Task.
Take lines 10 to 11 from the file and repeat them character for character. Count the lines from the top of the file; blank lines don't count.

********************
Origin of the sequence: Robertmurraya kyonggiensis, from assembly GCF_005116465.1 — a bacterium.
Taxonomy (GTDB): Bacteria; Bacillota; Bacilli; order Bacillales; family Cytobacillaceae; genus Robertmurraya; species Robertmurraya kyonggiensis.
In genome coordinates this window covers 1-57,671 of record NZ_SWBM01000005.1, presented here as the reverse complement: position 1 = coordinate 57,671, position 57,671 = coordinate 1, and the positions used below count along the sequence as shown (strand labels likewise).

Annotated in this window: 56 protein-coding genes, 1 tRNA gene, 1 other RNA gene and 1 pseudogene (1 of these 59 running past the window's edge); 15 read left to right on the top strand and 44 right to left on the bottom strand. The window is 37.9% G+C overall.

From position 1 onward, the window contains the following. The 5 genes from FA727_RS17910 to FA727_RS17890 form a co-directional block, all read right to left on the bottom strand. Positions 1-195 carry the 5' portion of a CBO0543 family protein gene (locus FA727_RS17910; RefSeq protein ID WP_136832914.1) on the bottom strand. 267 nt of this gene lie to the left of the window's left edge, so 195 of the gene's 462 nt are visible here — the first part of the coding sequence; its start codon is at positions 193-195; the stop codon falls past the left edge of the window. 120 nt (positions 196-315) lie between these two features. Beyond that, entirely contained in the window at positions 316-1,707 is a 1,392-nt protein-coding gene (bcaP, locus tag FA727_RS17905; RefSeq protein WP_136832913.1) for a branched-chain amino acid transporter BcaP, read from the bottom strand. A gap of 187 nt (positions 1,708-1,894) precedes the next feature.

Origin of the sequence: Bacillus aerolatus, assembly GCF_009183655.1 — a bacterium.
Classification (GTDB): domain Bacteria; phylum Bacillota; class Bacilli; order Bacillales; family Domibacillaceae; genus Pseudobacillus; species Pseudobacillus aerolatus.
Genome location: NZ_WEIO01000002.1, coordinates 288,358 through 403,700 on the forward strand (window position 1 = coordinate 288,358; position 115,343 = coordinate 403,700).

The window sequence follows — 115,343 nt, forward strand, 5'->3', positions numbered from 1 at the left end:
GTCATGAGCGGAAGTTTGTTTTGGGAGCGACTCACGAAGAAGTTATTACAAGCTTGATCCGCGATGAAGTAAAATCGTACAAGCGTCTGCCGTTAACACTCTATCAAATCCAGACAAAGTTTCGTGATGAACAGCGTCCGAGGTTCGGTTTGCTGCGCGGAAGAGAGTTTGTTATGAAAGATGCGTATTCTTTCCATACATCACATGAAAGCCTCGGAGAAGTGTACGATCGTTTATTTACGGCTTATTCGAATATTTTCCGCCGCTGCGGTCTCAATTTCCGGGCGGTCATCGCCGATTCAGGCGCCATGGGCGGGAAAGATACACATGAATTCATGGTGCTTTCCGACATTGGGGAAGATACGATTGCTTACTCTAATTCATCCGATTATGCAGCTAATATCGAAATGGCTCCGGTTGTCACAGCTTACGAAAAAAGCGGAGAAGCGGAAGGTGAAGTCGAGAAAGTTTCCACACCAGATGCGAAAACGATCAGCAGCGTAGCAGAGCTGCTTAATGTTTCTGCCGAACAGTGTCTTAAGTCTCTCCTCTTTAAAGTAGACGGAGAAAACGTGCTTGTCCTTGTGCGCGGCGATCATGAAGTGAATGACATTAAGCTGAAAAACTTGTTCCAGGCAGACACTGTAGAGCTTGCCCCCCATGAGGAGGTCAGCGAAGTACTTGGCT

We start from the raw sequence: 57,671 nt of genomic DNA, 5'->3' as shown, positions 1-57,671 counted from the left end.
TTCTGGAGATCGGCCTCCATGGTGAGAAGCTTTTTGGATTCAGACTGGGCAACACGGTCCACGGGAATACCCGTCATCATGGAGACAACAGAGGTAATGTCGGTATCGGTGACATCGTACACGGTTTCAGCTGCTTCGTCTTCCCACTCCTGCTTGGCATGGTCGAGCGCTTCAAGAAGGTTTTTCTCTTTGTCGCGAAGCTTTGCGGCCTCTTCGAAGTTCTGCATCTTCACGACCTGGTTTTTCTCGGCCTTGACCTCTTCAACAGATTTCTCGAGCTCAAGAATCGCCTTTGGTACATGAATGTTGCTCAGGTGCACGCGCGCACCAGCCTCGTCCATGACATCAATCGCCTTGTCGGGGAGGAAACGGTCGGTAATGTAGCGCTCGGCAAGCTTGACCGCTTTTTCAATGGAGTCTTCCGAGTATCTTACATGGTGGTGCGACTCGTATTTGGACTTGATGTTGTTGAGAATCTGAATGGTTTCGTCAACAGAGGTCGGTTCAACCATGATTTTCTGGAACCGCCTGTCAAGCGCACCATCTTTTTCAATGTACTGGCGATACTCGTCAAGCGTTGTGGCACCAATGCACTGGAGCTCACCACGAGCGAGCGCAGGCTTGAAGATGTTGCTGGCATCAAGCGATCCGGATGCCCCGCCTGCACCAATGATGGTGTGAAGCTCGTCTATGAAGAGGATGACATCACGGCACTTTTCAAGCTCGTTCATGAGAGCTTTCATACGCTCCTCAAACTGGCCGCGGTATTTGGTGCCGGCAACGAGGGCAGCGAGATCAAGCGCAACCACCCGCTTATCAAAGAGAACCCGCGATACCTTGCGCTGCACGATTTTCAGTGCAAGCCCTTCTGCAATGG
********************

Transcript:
GTCATGAGCGGAAGTTTGTTTTGGGAGCGACTCACGAAGAAGTTATTACAAGCTTGATCCGCGATGAAGTAAAATCGTACAAGCGTCTGCCGTTAACACTCTATCAAATCCAGACAAAGTTTCGTGATGAACAGCGTCCGAGGTTCGGTTTGCTGCGCGGAAGAGAGTTTGTTATGAAAGATGCGTATTCTTTCCATACATCACATGAAAGCCTCGGAGAAGTGTACGATCGTTTATTTACGGCTTATTCGAATATTTTCCGCCGCTGCGGTCTCAATTTCCGGGCGGTCATCGCCGATTCAGGCGCCATGGGCGGGAAAGATACACATGAATTCATGGTGCTTTCCGACATTGGGGAAGATACGATTGCTTACTCTAATTCATCCGATTATGCAGCTAATATCGAAATGGCTCCGGTTGTCACAGCTTACGAAAAAAGCGGAGAAGCGGAAGGTGAAGTCGAGAAAGTTTCCACACCAGATGCGAAAACGATCAGCAGCGTAGCAGAGCTGCTTAATGTTTCTGCCGAACAGTGTCTTAAGTCTCTCCTCTTTAAAGTAGACGGAGAAAACGTGCTTGTCCTTGTGCGCGGCGATCATGAAGTGAATGACATTAAGCTGAAAAACTTGTTCCAGGCAGACACTGTAGAGCTTGCCCCCCATGAGGAGGTCAGCGAAGTACTTGGCT

We start from the raw sequence: 57,671 nt of genomic DNA, 5'->3' as shown, positions 1-57,671 counted from the left end.